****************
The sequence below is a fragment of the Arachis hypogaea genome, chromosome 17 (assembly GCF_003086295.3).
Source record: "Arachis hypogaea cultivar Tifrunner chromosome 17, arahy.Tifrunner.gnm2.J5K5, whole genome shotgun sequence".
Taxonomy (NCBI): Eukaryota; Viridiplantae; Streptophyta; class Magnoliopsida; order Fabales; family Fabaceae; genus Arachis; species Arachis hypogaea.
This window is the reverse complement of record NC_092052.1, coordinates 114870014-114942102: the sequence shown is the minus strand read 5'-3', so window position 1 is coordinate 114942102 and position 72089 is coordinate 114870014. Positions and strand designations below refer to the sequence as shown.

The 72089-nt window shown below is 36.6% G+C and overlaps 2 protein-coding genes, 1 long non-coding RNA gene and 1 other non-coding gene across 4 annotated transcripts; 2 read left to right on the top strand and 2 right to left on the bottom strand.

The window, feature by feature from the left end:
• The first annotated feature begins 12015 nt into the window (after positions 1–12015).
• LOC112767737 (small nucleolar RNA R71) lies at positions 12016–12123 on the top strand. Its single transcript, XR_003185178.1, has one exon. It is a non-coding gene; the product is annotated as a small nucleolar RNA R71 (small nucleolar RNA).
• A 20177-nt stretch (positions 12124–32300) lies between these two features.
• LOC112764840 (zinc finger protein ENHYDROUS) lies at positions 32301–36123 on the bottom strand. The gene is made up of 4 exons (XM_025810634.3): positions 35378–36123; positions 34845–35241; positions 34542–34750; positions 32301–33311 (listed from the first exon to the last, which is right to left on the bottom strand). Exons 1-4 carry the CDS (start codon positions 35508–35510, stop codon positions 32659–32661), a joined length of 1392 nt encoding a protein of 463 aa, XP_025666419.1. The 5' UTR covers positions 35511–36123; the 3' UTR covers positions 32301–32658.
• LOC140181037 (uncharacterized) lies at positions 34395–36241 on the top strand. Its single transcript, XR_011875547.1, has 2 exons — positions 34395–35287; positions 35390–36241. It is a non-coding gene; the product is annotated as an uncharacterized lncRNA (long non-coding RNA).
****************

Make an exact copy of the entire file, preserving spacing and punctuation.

The sequence below is a fragment of the Arachis hypogaea genome, chromosome 17 (assembly GCF_003086295.3).
Source record: "Arachis hypogaea cultivar Tifrunner chromosome 17, arahy.Tifrunner.gnm2.J5K5, whole genome shotgun sequence".
Taxonomy (NCBI): Eukaryota; Viridiplantae; Streptophyta; class Magnoliopsida; order Fabales; family Fabaceae; genus Arachis; species Arachis hypogaea.
This window is the reverse complement of record NC_092052.1, coordinates 114870014-114942102: the sequence shown is the minus strand read 5'-3', so window position 1 is coordinate 114942102 and position 72089 is coordinate 114870014. Positions and strand designations below refer to the sequence as shown.

The 72089-nt window shown below is 36.6% G+C and overlaps 2 protein-coding genes, 1 long non-coding RNA gene and 1 other non-coding gene across 4 annotated transcripts; 2 read left to right on the top strand and 2 right to left on the bottom strand.

The window, feature by feature from the left end:
• The first annotated feature begins 12015 nt into the window (after positions 1–12015).
• LOC112767737 (small nucleolar RNA R71) lies at positions 12016–12123 on the top strand. Its single transcript, XR_003185178.1, has one exon. It is a non-coding gene; the product is annotated as a small nucleolar RNA R71 (small nucleolar RNA).
• A 20177-nt stretch (positions 12124–32300) lies between these two features.
• LOC112764840 (zinc finger protein ENHYDROUS) lies at positions 32301–36123 on the bottom strand. The gene is made up of 4 exons (XM_025810634.3): positions 35378–36123; positions 34845–35241; positions 34542–34750; positions 32301–33311 (listed from the first exon to the last, which is right to left on the bottom strand). Exons 1-4 carry the CDS (start codon positions 35508–35510, stop codon positions 32659–32661), a joined length of 1392 nt encoding a protein of 463 aa, XP_025666419.1. The 5' UTR covers positions 35511–36123; the 3' UTR covers positions 32301–32658.
• LOC140181037 (uncharacterized) lies at positions 34395–36241 on the top strand. Its single transcript, XR_011875547.1, has 2 exons — positions 34395–35287; positions 35390–36241. It is a non-coding gene; the product is annotated as an uncharacterized lncRNA (long non-coding RNA).